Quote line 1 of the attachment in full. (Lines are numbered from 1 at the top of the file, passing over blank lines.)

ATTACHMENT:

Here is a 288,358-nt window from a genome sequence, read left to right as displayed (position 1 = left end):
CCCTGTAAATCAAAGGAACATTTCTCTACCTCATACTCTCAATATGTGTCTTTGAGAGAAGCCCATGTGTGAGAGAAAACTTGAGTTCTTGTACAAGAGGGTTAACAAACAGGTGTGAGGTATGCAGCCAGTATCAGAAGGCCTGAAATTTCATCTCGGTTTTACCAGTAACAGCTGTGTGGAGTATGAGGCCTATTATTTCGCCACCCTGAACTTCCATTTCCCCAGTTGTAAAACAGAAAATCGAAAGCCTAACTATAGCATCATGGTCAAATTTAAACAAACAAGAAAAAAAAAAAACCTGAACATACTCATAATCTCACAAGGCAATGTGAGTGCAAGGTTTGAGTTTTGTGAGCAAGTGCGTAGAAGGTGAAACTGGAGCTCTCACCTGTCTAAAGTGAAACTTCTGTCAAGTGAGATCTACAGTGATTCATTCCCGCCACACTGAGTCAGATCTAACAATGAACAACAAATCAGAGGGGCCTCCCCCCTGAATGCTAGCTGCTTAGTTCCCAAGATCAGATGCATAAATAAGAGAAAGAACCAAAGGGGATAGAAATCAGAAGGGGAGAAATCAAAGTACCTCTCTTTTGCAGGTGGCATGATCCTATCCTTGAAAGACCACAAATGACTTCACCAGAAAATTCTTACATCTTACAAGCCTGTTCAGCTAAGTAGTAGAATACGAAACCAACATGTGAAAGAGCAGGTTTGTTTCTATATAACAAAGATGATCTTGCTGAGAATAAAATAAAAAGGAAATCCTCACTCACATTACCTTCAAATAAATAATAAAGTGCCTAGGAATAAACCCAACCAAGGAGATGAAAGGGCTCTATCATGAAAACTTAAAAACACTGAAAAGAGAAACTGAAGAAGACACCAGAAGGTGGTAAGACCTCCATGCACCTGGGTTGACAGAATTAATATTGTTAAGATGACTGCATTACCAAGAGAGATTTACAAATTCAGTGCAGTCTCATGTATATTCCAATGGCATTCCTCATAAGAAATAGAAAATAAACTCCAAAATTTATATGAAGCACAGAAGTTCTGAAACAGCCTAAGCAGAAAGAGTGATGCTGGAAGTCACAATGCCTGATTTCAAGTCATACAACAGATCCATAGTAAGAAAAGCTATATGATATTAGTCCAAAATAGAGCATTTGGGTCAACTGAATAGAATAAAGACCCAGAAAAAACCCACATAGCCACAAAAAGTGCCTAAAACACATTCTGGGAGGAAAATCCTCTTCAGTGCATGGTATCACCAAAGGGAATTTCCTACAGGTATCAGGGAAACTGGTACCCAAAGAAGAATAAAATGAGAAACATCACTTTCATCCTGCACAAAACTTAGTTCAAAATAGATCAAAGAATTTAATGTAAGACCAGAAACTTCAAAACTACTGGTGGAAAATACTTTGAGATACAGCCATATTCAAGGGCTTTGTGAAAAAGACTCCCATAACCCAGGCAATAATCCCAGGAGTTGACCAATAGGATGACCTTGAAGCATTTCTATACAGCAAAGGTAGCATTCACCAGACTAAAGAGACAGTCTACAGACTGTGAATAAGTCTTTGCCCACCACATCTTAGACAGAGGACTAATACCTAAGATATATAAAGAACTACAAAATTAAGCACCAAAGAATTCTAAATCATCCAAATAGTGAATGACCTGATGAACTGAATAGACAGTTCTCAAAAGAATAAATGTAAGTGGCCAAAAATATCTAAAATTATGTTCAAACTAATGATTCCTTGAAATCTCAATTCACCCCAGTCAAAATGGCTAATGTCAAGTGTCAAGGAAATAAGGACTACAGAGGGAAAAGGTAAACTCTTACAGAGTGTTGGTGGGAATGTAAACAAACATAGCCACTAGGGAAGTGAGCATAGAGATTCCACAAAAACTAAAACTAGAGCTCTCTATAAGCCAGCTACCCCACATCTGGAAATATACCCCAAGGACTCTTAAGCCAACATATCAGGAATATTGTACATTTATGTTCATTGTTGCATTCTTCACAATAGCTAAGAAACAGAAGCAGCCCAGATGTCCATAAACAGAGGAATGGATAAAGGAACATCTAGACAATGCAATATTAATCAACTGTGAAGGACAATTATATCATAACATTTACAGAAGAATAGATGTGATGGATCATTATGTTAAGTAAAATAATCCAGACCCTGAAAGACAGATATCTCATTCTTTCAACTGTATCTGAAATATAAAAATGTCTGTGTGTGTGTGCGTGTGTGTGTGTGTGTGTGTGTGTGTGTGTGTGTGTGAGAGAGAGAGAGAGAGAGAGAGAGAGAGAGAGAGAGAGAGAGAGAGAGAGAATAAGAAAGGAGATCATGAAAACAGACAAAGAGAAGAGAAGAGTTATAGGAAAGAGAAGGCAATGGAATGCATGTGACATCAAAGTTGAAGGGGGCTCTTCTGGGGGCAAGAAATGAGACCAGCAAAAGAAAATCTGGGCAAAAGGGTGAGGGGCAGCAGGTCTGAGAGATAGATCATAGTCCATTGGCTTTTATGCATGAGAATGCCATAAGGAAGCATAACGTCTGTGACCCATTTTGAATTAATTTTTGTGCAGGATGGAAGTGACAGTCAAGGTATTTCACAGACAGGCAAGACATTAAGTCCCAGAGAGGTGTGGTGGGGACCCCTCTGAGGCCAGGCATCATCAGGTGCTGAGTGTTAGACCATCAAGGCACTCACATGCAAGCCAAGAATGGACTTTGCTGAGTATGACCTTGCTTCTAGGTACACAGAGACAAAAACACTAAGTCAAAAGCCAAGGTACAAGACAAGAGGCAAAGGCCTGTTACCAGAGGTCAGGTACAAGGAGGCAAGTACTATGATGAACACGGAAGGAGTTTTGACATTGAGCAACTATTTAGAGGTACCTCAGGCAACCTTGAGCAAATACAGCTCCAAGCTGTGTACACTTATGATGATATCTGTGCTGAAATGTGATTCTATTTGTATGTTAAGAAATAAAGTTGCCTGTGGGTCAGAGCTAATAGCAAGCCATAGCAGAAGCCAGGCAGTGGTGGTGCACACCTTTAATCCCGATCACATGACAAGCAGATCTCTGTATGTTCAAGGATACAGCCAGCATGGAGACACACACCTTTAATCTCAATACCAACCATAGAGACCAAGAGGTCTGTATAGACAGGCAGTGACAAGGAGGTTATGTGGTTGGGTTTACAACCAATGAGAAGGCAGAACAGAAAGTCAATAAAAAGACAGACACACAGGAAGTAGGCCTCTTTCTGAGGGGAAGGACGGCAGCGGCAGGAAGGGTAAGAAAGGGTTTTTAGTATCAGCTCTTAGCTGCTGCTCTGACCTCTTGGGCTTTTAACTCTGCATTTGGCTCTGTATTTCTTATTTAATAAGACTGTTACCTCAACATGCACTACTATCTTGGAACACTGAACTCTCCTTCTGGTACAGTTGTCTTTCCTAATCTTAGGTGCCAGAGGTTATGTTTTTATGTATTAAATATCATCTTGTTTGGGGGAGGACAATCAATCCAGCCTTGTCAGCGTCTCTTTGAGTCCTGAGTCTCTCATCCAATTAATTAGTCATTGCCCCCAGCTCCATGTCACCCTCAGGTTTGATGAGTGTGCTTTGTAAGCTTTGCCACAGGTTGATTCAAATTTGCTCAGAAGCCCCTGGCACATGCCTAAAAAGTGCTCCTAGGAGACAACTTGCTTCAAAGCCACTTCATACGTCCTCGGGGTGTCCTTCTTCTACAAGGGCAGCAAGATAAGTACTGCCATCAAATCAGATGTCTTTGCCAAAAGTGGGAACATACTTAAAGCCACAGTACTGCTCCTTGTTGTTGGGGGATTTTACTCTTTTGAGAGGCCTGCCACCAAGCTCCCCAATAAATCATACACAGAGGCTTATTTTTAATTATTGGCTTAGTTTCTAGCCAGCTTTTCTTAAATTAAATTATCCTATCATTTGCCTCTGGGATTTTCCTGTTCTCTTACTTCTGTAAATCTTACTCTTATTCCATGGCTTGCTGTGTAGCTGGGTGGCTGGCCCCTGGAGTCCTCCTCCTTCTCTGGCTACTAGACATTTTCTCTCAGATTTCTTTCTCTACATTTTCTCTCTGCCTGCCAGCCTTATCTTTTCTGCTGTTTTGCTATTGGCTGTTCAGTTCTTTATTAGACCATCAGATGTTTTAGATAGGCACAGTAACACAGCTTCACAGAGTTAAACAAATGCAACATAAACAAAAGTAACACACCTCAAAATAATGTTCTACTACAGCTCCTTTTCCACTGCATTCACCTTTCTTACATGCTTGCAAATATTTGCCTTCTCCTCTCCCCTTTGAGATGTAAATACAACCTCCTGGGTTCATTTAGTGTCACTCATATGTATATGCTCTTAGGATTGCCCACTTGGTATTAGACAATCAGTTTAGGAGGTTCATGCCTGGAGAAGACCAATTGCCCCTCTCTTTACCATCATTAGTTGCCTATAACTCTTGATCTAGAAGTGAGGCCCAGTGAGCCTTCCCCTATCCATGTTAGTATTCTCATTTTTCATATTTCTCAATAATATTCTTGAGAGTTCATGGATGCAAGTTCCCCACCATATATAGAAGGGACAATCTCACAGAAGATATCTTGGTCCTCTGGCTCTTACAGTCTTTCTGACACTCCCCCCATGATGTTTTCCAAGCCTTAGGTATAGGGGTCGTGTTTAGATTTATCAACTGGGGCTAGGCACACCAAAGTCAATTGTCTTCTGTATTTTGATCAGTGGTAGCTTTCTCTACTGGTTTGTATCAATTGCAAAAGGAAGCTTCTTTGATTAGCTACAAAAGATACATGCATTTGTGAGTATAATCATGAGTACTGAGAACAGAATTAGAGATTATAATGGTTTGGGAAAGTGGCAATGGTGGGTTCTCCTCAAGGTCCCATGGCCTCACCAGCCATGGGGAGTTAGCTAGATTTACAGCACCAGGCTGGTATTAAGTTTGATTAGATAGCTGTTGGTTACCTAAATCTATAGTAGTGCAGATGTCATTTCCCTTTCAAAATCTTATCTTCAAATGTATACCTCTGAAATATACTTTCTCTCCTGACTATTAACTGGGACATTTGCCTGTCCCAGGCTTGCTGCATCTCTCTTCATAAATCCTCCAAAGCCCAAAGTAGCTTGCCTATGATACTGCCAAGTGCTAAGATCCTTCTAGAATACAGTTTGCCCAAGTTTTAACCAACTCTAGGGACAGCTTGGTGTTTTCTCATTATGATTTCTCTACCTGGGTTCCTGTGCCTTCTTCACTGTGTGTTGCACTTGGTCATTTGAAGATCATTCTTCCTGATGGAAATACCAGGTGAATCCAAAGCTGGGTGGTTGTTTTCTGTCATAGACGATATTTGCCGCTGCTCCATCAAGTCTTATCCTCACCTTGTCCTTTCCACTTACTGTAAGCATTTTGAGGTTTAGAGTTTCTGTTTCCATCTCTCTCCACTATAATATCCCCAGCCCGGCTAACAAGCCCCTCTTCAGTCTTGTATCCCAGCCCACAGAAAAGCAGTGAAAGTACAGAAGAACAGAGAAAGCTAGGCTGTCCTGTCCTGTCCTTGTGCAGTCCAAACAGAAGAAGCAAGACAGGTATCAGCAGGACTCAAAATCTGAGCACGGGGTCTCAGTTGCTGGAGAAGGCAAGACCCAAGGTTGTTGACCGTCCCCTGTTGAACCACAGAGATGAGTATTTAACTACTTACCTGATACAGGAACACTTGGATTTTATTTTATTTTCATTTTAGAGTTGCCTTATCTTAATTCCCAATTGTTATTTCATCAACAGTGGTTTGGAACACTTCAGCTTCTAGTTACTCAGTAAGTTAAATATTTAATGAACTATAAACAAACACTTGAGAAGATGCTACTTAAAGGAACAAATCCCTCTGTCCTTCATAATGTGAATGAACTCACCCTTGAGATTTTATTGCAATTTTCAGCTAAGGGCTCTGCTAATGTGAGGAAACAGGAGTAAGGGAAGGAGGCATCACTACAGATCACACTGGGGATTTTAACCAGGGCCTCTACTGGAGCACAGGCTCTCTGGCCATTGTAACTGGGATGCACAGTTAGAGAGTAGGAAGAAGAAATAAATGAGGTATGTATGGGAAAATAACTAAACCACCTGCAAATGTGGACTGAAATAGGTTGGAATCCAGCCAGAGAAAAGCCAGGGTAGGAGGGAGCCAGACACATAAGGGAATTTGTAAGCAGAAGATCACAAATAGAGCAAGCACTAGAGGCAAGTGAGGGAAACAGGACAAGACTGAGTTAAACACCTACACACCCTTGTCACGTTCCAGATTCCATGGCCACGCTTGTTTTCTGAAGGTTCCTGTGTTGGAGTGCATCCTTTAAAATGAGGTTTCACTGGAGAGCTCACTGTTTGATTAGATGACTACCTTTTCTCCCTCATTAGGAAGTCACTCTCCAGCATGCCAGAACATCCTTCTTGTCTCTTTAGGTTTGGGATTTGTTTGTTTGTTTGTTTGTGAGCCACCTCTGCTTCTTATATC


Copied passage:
Here is a 288,358-nt window from a genome sequence, read left to right as displayed (position 1 = left end):